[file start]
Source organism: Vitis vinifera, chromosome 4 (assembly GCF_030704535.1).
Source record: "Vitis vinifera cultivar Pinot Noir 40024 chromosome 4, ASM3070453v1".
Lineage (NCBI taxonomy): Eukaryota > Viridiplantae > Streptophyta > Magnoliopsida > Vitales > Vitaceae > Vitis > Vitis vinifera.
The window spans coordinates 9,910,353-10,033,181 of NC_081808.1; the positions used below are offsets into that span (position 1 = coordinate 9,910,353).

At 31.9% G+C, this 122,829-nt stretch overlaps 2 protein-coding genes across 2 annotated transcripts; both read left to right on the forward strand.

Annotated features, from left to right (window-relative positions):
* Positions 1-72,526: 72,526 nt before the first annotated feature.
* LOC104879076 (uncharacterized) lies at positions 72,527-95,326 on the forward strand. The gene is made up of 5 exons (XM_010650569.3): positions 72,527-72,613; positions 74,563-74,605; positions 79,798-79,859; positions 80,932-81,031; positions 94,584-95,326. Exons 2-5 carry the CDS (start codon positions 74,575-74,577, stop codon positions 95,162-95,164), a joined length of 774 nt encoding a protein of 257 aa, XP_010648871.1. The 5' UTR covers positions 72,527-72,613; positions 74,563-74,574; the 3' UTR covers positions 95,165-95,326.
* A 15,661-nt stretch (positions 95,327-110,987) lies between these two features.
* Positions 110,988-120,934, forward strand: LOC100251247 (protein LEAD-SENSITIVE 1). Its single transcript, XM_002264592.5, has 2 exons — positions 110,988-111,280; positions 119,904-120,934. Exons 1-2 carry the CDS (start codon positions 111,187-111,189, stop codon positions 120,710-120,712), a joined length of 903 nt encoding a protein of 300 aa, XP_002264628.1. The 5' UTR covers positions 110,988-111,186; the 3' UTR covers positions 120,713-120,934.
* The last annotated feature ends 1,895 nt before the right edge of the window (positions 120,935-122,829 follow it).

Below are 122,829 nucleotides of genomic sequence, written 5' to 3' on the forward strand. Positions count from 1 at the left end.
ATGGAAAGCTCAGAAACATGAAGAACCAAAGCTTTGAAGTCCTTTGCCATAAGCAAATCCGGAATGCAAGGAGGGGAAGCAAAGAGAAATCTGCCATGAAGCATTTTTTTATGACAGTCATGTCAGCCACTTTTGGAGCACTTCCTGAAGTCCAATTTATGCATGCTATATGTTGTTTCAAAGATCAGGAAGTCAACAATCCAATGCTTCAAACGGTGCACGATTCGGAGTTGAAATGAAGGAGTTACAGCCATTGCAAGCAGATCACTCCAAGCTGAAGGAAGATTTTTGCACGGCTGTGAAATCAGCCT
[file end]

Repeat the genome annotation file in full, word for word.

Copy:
Source organism: Vitis vinifera, chromosome 4 (assembly GCF_030704535.1).
Source record: "Vitis vinifera cultivar Pinot Noir 40024 chromosome 4, ASM3070453v1".
Lineage (NCBI taxonomy): Eukaryota > Viridiplantae > Streptophyta > Magnoliopsida > Vitales > Vitaceae > Vitis > Vitis vinifera.
The window spans coordinates 9,910,353-10,033,181 of NC_081808.1; the positions used below are offsets into that span (position 1 = coordinate 9,910,353).

At 31.9% G+C, this 122,829-nt stretch overlaps 2 protein-coding genes across 2 annotated transcripts; both read left to right on the forward strand.

Annotated features, from left to right (window-relative positions):
* Positions 1-72,526: 72,526 nt before the first annotated feature.
* LOC104879076 (uncharacterized) lies at positions 72,527-95,326 on the forward strand. The gene is made up of 5 exons (XM_010650569.3): positions 72,527-72,613; positions 74,563-74,605; positions 79,798-79,859; positions 80,932-81,031; positions 94,584-95,326. Exons 2-5 carry the CDS (start codon positions 74,575-74,577, stop codon positions 95,162-95,164), a joined length of 774 nt encoding a protein of 257 aa, XP_010648871.1. The 5' UTR covers positions 72,527-72,613; positions 74,563-74,574; the 3' UTR covers positions 95,165-95,326.
* A 15,661-nt stretch (positions 95,327-110,987) lies between these two features.
* Positions 110,988-120,934, forward strand: LOC100251247 (protein LEAD-SENSITIVE 1). Its single transcript, XM_002264592.5, has 2 exons — positions 110,988-111,280; positions 119,904-120,934. Exons 1-2 carry the CDS (start codon positions 111,187-111,189, stop codon positions 120,710-120,712), a joined length of 903 nt encoding a protein of 300 aa, XP_002264628.1. The 5' UTR covers positions 110,988-111,186; the 3' UTR covers positions 120,713-120,934.
* The last annotated feature ends 1,895 nt before the right edge of the window (positions 120,935-122,829 follow it).

Below are 122,829 nucleotides of genomic sequence, written 5' to 3' on the forward strand. Positions count from 1 at the left end.
ATGGAAAGCTCAGAAACATGAAGAACCAAAGCTTTGAAGTCCTTTGCCATAAGCAAATCCGGAATGCAAGGAGGGGAAGCAAAGAGAAATCTGCCATGAAGCATTTTTTTATGACAGTCATGTCAGCCACTTTTGGAGCACTTCCTGAAGTCCAATTTATGCATGCTATATGTTGTTTCAAAGATCAGGAAGTCAACAATCCAATGCTTCAAACGGTGCACGATTCGGAGTTGAAATGAAGGAGTTACAGCCATTGCAAGCAGATCACTCCAAGCTGAAGGAAGATTTTTGCACGGCTGTGAAATCAGCCT